Networking Reference
In-Depth Information
sensor node, a set of nodes, a WSN, or a set of WSNs associated with a gateway must
be accessed via URI. A URI is used to locate a specific gateway, to identify a device
on a network, and to specify a resource provided by a device [ 17 ]. Each node in a
WSN is endowed with a number of sensing units (light, temperature, accelerometer,
etc.), a number of actuators (digital outputs, leds, etc.) and a number of internal
components (radio, battery). All these parts (including the nodes themselves) are the
resources of the REST architecture. Resources are organized in a tree hierarchy and
each of them implements or inherits the four verbs of the HTTP protocol. In the
SmartSensor infrastructure, the URI to access a resource provided by a sensor node
has the general format http://gateway IP address and port/ identification of the type
of the driver/node ID/node resource. The gateway IP address uniquely identifies the
specific gateway in the Web; the driver identification indicates the type of the WSN
platform associated with the gateway that the client wants to access; the identification
of the node indicates the specific device associated with the gateway that is to be
accessed (such node ID can be created locally or be a portion of the MAC address
of the sensor, depending on the WSN platform used); finally, the node resource
specified in the URI indicates which functionality of the node the client wants to
access. For example, the access to the temperature reading from a sensor node of
Sun SPOT platform [ 33 ] whose last four digits of MAC address (used as node ID
in such platform) are “1265” can be done through the URI http://localhost:8888/
spotserver/spot-1265/light where “/light” identifies the required type of the node
This usage of URI also allows the system to provide links for clients to browse
between sub resources of a resource. For example, a request sent to the following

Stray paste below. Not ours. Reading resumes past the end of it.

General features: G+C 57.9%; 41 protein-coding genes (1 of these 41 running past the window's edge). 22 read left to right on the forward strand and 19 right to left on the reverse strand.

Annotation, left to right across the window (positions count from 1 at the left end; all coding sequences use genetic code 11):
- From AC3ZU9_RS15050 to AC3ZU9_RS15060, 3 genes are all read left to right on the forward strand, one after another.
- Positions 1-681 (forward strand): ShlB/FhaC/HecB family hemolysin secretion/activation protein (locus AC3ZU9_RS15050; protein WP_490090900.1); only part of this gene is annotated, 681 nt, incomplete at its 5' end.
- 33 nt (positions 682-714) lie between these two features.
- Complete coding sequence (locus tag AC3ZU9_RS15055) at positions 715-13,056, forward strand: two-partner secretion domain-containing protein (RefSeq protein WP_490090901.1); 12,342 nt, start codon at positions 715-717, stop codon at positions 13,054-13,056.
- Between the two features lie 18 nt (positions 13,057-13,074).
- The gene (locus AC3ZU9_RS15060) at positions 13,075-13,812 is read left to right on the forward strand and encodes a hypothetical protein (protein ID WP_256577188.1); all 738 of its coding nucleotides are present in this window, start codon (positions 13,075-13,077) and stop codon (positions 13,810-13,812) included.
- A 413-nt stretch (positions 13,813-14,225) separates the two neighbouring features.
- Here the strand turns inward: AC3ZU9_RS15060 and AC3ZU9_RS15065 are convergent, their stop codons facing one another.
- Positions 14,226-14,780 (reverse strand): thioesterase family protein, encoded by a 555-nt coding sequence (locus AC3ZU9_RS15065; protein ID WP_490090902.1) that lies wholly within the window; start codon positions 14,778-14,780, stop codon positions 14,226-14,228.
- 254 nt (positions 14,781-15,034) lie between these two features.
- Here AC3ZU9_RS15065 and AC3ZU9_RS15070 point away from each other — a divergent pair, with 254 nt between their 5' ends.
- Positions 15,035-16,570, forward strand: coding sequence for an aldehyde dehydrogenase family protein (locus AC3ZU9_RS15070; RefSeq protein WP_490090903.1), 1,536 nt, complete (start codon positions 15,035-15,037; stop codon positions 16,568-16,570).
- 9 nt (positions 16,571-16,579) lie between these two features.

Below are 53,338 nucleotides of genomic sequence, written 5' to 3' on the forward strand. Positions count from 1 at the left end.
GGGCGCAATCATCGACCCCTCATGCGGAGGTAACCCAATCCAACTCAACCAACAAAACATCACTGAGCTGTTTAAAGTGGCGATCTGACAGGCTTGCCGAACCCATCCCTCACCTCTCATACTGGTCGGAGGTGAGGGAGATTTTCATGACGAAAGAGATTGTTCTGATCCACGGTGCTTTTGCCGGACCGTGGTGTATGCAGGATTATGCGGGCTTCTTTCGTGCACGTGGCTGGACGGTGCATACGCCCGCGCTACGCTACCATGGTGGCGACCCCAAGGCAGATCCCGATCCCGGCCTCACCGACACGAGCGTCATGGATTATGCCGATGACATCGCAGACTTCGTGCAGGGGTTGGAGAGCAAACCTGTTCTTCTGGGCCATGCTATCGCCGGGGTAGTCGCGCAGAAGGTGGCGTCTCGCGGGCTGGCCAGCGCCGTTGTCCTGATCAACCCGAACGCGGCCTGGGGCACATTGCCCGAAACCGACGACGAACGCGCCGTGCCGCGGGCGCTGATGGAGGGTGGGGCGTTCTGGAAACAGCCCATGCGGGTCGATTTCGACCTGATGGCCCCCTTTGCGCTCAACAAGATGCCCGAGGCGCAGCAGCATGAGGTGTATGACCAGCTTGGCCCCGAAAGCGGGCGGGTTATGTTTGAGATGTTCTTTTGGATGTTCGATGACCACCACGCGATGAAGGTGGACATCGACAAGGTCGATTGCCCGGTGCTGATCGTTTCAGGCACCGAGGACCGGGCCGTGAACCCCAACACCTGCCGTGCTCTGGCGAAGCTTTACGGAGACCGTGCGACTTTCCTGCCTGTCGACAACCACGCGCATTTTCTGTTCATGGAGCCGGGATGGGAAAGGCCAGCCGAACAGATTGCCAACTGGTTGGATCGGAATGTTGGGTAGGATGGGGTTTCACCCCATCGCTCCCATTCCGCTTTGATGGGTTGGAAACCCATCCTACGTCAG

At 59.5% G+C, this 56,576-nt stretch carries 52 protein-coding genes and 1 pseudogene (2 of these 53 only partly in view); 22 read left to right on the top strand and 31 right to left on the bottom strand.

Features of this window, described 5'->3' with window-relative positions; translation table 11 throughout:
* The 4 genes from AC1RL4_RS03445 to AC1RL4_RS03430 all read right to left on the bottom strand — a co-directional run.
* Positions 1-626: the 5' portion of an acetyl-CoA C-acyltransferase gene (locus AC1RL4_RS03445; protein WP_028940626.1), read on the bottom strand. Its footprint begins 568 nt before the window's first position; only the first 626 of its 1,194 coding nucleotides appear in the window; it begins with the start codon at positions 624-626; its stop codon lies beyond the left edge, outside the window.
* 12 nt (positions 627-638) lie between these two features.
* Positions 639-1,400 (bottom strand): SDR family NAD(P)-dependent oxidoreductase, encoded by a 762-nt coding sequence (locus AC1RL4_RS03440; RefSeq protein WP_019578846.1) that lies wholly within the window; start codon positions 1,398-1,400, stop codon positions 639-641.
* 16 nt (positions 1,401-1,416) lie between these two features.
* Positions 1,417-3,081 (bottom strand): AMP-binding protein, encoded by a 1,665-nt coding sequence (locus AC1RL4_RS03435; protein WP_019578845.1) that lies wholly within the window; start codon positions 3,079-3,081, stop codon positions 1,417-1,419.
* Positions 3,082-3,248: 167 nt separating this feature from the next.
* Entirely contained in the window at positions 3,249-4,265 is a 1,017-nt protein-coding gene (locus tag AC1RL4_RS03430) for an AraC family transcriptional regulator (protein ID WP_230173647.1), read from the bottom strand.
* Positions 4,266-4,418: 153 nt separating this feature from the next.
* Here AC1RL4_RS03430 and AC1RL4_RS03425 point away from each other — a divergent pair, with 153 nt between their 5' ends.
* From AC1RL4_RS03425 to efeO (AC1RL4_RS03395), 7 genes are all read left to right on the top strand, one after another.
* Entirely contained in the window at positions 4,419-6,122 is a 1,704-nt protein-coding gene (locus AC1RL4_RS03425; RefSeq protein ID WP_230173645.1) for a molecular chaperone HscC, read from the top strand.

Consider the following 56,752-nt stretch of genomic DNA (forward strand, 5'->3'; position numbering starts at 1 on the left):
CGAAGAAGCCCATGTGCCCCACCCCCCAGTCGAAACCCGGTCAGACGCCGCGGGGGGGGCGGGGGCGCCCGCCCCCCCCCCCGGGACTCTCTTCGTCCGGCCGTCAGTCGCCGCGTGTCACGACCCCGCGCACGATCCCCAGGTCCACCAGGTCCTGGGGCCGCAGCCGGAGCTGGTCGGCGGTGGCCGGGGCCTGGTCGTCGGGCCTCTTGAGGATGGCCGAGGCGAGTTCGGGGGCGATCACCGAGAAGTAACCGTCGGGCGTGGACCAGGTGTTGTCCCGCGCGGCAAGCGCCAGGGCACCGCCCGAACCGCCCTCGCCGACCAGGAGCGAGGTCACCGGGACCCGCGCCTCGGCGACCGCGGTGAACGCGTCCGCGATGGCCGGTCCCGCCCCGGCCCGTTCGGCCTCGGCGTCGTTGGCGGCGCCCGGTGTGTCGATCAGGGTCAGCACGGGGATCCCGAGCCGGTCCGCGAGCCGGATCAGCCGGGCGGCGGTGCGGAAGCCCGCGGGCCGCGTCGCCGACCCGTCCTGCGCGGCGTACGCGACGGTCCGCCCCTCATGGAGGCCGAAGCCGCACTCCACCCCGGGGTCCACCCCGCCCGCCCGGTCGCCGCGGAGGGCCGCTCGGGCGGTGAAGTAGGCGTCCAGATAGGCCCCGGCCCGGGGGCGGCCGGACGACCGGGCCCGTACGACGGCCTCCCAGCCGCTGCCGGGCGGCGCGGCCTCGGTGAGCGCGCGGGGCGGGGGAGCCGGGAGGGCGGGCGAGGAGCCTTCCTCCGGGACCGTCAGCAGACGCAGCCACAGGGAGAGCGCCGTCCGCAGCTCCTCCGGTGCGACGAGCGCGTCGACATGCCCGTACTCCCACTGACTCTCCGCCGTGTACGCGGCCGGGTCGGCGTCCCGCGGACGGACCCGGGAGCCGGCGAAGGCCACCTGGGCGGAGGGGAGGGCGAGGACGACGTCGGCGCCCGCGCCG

URL http://localhost:8888/spotserver/spot-1265 returns a list with links to all avail-
able resources in this node (SPOT). These links allow clients to access any specific
resource and also to navigate from the representation of the state of a resource to
other representations of different resources. Furthermore, it is also possible to use
links to guide the client in the various interactions that can be performed with the
Regarding to the representation of resources, WSN devices connected to the
SmartSensor infrastructure can be represented in XML, HTML and JSON. The
HTML representation was adopted to simplify human interaction with the avail-
able resources, enabling navigation within the structure of resources through links
to sub resources (also called child resources). In response to a Web request via the
provided URI, the gateway may return an HTML page containing a list of the con-
nected devices separated by type. Each device in the list has as associated link that
allows the user to access such device (and its provided services/resources). In most
cases, however, a XML file is returned in response to the HTTP request, allowing
an application-to-application interaction. Finally, JSON format is also available for
representing the resources returned in response to an HTTP request. JSON (Java
Script Object Notation) is a lightweight alternative to the XML as a data interchange
format [ 10 ]. It is a text-based open standard for data client/server data exchange and
it is used whenever it is necessary to decrease the footprint of the application, for
instance, to exchange data among sensor nodes that have an embedded server. For
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